I feel bad for him. You bet. Will I ease up on my rule? Maybe. But, the maybe includes a compromise that is in essence a version of my original rule. We discussed allowing him to get his permit now, with the “B-minus” average, BUT he won’t be allowed to get his license unless he then makes up the difference with a high enough “B” average next semester that the aggregate is a total of a “B” average.

The advantage to him and us if he accepted the revised “rule” is that the six-month countdown can begin and if he makes the grades, he can potentially get his license sooner. It would ease my chauffeur responsibilities if he could drive and I’d love that. The irony is that he’d then have to do even better next semester and, consequently, he was not sure whether to take this offer.

After presenting him with that option, he chose to stick with the present rule, feeling that he had a better chance at getting the required “B” average, starting fresh this next semester rather than having to get a higher average and get his permit now. That is an interesting choice, but it was his and he’s also learning delayed gratification and his own responsibility in what has happened and he’s not blaming us. It’s a win-win for us parents and maybe a valuable lesson for this particular teen.

The result is that Will knows that I mean business, and that I’m open to compromise, but only if there’s equal balance within any new agreement. I’ve kept my credibility and can even be sympathetic to his sadness at not having his permit, let alone his license several months after his 16th birthday. The rule is not “me” and he doesn’t fully tie me to the rule, which is the beauty of it.

So, stick with your rules even if you see the pain and discomfort it causes your children. They learn more from this sort of “pain” than when you give in and spoil them. They learn to trust and respect you and maybe, just maybe, they might take those rules seriously, too.

 

The Dinner Diva: Spice it up
www.savingdinner.com

Cooking with herbs and spices make all the difference in the world to the end product, your meal. But if you’ve never learned how to use the mountain of spices available, sometimes you need a little guidance. Never fear, the Dinner Diva is here! Do yourself a favor and copy this list and stick it to your fridge.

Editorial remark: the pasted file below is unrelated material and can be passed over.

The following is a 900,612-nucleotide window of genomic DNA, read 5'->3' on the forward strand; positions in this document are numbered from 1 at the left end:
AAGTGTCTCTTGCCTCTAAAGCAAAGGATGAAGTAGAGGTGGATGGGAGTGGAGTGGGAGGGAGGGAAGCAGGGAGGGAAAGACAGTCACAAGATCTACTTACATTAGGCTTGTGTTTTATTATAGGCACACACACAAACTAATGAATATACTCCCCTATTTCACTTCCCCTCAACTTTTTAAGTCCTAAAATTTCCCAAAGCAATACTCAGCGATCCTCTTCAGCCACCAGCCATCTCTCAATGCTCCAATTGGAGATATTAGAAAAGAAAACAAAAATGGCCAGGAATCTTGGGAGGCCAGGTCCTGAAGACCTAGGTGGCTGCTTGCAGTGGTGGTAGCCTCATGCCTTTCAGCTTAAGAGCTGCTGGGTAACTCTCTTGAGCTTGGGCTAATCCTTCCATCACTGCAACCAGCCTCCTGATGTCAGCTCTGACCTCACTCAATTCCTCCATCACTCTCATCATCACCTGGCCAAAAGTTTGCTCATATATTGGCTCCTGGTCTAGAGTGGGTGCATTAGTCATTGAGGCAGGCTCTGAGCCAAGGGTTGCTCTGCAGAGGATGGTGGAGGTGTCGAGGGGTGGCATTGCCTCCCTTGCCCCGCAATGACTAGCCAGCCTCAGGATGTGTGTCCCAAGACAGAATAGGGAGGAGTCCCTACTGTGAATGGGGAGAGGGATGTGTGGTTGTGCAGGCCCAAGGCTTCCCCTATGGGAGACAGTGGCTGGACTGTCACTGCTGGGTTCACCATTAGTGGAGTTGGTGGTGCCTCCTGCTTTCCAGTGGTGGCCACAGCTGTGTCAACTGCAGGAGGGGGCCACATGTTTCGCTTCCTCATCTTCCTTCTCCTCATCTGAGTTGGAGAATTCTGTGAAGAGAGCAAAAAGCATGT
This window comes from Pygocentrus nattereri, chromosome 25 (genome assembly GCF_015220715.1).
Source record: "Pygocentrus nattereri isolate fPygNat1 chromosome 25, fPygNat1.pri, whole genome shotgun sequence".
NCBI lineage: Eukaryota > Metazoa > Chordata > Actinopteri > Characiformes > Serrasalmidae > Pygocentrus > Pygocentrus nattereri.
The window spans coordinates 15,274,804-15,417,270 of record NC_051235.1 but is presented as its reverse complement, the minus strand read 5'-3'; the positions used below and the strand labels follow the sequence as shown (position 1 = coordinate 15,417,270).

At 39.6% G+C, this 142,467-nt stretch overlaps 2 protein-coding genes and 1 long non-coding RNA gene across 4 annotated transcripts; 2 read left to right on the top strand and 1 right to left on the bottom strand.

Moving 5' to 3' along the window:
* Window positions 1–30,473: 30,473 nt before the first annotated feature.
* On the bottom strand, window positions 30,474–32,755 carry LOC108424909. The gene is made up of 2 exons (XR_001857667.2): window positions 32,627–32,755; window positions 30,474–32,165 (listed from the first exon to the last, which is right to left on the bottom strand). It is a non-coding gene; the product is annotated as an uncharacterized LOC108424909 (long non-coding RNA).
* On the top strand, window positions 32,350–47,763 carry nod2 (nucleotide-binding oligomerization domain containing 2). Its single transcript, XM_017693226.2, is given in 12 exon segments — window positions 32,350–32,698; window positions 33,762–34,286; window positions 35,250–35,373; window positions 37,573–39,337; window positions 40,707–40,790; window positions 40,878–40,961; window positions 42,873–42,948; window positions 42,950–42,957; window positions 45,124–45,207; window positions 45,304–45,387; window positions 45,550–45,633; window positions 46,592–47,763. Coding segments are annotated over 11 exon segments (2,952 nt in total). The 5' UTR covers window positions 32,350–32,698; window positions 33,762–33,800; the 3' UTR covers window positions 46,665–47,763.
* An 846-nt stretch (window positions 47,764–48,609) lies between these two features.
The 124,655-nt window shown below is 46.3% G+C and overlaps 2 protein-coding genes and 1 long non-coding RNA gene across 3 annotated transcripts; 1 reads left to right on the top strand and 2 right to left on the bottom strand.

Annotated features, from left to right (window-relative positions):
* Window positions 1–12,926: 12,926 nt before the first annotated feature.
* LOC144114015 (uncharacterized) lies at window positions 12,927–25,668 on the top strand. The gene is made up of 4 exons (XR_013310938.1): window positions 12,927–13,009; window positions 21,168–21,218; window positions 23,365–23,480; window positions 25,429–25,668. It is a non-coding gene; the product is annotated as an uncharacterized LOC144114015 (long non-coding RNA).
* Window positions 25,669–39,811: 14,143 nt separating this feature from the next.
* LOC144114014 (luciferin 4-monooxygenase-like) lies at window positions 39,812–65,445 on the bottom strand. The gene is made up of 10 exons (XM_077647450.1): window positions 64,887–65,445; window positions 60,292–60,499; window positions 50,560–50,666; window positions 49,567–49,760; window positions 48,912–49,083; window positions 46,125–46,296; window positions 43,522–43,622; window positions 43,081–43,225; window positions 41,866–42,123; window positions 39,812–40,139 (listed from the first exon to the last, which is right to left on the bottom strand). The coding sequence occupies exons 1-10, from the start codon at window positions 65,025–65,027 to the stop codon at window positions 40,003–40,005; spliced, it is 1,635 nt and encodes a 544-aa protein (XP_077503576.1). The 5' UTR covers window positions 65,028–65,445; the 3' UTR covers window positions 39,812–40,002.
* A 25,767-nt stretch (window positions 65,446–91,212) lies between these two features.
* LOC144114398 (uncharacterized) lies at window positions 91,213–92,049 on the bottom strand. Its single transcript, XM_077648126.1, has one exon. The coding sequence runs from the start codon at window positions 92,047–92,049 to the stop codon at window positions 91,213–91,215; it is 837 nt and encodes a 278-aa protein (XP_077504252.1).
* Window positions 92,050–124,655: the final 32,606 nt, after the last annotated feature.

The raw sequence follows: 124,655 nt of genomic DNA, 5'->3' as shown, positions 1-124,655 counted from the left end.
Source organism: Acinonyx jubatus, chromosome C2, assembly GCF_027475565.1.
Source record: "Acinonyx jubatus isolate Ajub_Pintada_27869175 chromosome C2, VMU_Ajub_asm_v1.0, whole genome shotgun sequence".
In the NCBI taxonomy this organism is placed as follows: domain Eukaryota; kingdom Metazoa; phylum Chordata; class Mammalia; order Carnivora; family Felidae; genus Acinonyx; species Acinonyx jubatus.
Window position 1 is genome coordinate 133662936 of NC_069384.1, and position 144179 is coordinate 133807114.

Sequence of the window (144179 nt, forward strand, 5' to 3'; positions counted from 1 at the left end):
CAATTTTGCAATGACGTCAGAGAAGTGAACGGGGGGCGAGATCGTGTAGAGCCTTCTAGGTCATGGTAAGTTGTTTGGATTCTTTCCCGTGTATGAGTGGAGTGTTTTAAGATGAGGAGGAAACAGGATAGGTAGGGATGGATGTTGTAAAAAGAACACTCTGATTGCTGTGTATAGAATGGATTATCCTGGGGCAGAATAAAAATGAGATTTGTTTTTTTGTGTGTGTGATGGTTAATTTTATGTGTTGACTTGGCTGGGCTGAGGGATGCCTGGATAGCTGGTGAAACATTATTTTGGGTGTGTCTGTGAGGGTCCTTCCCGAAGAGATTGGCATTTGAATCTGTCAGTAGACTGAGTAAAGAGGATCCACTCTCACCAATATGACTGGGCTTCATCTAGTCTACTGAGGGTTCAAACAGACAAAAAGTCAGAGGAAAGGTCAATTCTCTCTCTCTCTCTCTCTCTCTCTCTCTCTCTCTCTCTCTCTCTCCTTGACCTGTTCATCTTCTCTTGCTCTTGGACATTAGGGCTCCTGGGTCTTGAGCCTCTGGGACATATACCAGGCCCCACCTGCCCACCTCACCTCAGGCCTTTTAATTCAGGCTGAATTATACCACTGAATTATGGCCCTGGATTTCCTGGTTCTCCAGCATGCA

The Dinner Diva Spice Primer is guaranteed to get you cooking in no time!

1. Bay Leaf – Used in stews, soup and great with pot roast. Go easy. Bay leaves are strong, especially California bay leaves, which are the kind most grocery stores stock. I use 1/2 a leaf in my stews.

2. Basil – Ah, the taste of summer. Who can resist fresh basil and tomatoes from the garden tossed with olive oil and garlic on a plate full of pasta? Dried, it’s wonderful in soups, pasta dishes and chicken.

3. Dill – It’s not just for pickles. Try some dill sprinkled on fish, chicken or even in a light cream soup.

4. Garlic – Nectar of the gods, well, bulb of the gods anyway. Garlic has a way of making the most ordinary food gourmet. Try sprinkling garlic powder (not garlic salt) into a prepared box of white cheddar macaroni and cheese. Surprise! It’s pretty good. Fresh though, is best. Squeeze it from a garlic press into almost anything. Don’t use with chocolate though.

5. Ginger – Sprinkle it in your stir-fry, try it on baked chicken breasts with a little soy sauce and garlic. For fun, get it fresh (it’s that alien-looking root mass in the produce department) and freeze it. It will keep almost indefinitely when frozen. To use, hack off a piece, peel it and grate into your recipe.

6. Nutmeg – I love nutmeg. If you can find nutmeg nuts and the itty, bitty grater that comes with it, buy it. Once you’ve had freshly grated nutmeg, the powdered stuff in the jar is beneath you. Obviously an ingredient in baking, it’s also good grated on sautéed squash, green beans, and carrots.

7. Oregano – A staple in Italian cooking, it’s also good in stews and salad dressings.

8. Rosemary – This beautiful plant grows wild in my garden and provides an intoxicating aroma to meats, stews and root veggies. Try some crumbled in your carrots for a change of pace.

9. Tarragon – An almost licorice flavor, this delicate herb takes front and center in vinaigrettes, as a delicious sprinkle on the top of baked or poached poultry and fish.

10. Thyme – Make time for thyme! It’s strong and adds a hint of character to an otherwise pretty standard dish. Use it with chicken, soups and beef.

Even though I’m not numbering these last two, I need to give a shout out to plain old salt and pepper. But not just the stuff in the blue cylinder with the little girl on the label or the familiar pepper sitting in the red and white can; I’m talking about sea salt and freshly ground pepper. You can buy both ready to go with their own grinders anywhere. Once you’ve used this kind of salt and pepper, you’ll never go back to the old stuff. It’s that much better.

And while this is an abbreviated list of spices, it’s a good start. I’ve skipped a lot of them because they are used so infrequently or just take up room on the Lazy Susan. Feel free to add or subtract ones you know you won’t use or you know you need!